TALLAHASSEE, Fla. – Florida taxpayers spent just over $4.3 million in one year to protect the occupants of the governor’s mansion and various visiting dignitaries, according to state records released last week.
The total for the fiscal year that ended June 30 is a $1 million jump from the previous year, the Florida Department of Law Enforcement report shows.
More than half of the increase -- $549,063.70 -- can be attributed to the cost to cover Gov. Ron DeSantis, as he transitioned into office following the November election.
The figures in the annual "Report of Transportation and Protective Services" represent what was spent protecting former Gov. Rick Scott, DeSantis, their families, the governor’s mansion, and select officials who traveled throughout Florida. The report doesn’t outline how the security details were manned or operated, and doesn't break down the spending on each governor.
The spending is topped by $3.05 million for the salary of law enforcement officers who provided security for the governor, and $596,349 for costs tied to transportation.
It’s unclear how future transportation costs will be impacted by the state’s purchase of a nine-passenger jet. FDLE officials recently agreed to spend $15.5 million to buy a Cessna Citation Latitude from Textron Aviation Inc., to replace the twin-engine King Air the agency had used to ferry DeSantis around the state.
Scott, who is now a U.S. senator, sold the state planes upon taking office as governor in 2011. Scott, the wealthiest governor in Florida history, used his personal aircraft to travel.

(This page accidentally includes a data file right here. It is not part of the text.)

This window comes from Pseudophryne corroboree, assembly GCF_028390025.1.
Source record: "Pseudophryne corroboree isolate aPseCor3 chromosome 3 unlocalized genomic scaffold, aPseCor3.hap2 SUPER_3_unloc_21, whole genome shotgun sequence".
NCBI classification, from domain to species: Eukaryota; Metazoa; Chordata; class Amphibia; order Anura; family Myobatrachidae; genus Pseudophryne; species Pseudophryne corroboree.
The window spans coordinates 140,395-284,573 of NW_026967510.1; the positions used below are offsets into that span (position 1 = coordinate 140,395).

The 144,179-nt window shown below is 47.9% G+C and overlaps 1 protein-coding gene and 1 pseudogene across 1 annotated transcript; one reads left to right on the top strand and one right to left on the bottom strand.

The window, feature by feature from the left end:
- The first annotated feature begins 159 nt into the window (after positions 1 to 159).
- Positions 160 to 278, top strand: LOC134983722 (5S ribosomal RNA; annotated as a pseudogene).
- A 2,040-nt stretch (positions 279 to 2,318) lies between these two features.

The state acquired the King Air -- which had a serious mechanical issue while taking DeSantis to Miami shortly after the Republican governor’s inauguration in January -- from the federal government for $10,000 in 2016.
Protection for the first ladies the past fiscal year came to $319,278. But that figure could increase in the current year, as First Lady Casey DeSantis has taken a more active role in policy issues than former First Lady Ann Scott, which could lead to more travel and appearances.
Another $37,461 was spent providing security for the “first family,” and $236,949 was spent to man the governor’s mansion and grounds, according to the records.
The first family’s security costs for the current year could also grow, with the addition of the DeSantis’ two young children to the governor’s mansion. The Scotts’ children were adults who lived on their own while the former governor and his wife resided at 700 North Adams Street in Tallahassee.
The report also provides glimpses of security given to other individuals worthy of state protection or for whom “failure to provide security or transportation could result in a clear and present danger to the personal safety of such persons or could result in public embarrassment to the state.”
Most of the security coverage for out-of-state dignitaries came during official visits, such as Vice President Michael Pence’s March appearance in Jacksonville, which drew a state law-enforcement tab of $300.39. Some items are listed as "personal" trips to the Sunshine State, such as the premier of Ontario’s late December trip to Miami, which cost Florida taxpayers $1,135.50.
Included in the cost for "visiting dignitaries" coverage is $66,036 previously reported to protect Cabinet members -- Chief Financial Officer Jimmy Patronis, Attorney General Ashley Moody and Agriculture Commissioner Nikki Fried -- while on a state mission with DeSantis to Israel at the end of May. Security for DeSantis on the Israel trip has yet to be broken out.
Other security spending in Florida also included coverage for the governors of Colorado, Illinois, Indiana, Kentucky, Maine, New Jersey, South Carolina, Tennessee, Virginia, Washington and West Virginia, on personal or official trips to the state.
And the state spent more than $8,000 providing security during eight visits to Florida by former Puerto Rico Gov. Ricardo Rosselló in the aftermath of Hurricane Maria, which devastated the island in 2017. The embattled governor left office earlier this month, resigning after the publication of embarrassing chat messages.